A judge has ruled that Nike must hand over a number of documents relating to Lance Armstrong as part of the ongoing whistleblower case against the former cyclist. Both Armstrong and the US government issued subpoenas for information from the firm, which wants to avoid revealing trade secrets and confidential information.
According to USA Today, Both Armstrong and the federal government want to question Nike, under oath, about its previous sponsorship of Armstrong. However, the firm is keen to protect its information and asked a federal judge in Oregon to intervene.
In a declaration to court, Nike attorney Mary VanderWeele wrote: “Disclosure of this information could harm Nike’s industry reputation and its relationship with athletes, who expect Nike to maintain the private financial, performance, and related information regarding their relationships with Nike in confidence.”
However, US District Judge Marco Hernandez has now ordered Nike to hand over certain communications with Armstrong that had been requested by the government. He is yet to decide on financial information requested by Armstrong and will wait to hear further arguments from both sides’ lawyers.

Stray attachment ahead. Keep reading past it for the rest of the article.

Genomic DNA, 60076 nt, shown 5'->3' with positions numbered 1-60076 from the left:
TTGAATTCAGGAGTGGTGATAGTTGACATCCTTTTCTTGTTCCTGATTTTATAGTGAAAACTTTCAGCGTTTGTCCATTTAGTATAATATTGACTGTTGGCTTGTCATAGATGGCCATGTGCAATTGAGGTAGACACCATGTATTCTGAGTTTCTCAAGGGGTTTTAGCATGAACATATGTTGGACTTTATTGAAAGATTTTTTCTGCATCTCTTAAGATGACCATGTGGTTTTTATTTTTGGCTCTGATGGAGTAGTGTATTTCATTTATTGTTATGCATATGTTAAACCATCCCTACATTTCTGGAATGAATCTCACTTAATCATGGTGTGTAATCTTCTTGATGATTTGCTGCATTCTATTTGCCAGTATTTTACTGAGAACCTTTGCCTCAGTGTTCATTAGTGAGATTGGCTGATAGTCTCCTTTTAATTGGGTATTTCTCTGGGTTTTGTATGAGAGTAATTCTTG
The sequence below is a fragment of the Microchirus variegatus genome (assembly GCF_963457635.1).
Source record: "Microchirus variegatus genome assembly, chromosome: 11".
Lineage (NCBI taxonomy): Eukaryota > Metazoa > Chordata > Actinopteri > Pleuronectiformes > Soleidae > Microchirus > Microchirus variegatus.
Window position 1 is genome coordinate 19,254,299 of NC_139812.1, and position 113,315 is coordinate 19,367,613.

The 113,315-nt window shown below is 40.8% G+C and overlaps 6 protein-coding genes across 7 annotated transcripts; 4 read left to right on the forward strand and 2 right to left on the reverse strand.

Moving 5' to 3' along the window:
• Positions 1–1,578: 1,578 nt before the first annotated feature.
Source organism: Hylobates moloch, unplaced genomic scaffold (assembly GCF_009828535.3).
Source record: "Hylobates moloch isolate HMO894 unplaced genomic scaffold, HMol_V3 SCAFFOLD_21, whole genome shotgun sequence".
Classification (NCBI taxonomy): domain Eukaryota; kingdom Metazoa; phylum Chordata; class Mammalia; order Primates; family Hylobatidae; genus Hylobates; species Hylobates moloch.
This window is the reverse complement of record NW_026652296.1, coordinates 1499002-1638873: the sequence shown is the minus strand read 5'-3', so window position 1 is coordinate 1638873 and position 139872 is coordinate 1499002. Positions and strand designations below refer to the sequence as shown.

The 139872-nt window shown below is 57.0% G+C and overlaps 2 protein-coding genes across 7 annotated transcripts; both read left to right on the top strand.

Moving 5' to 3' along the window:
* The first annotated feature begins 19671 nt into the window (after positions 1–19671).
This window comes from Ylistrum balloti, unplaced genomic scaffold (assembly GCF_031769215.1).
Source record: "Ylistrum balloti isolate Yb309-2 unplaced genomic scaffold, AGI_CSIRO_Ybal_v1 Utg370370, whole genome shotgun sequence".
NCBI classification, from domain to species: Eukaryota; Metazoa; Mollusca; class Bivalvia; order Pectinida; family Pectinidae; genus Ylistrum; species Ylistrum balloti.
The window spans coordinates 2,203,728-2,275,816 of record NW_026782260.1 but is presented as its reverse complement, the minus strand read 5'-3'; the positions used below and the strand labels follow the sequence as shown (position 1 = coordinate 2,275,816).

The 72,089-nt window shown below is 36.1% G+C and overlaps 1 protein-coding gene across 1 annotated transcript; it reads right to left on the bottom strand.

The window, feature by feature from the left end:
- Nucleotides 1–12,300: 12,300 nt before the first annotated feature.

Armstrong recently settled a $10 million legal action with SCA Promotions relating to bonuses he received for three of the seven editions of the Tour de France he won between 1999 and 2005.
Having initially withheld payment of bonuses as allegations began to surface that Armstrong was cheating, SCA eventually reached an out-of-court settlement with him and Tailwind Sports – the management company of the US Postal Service team – which resulted in it paying $7.5 million plus $2.5 million costs. Following Armstrong’s confession in 2013, SCA sought to have that decision reversed.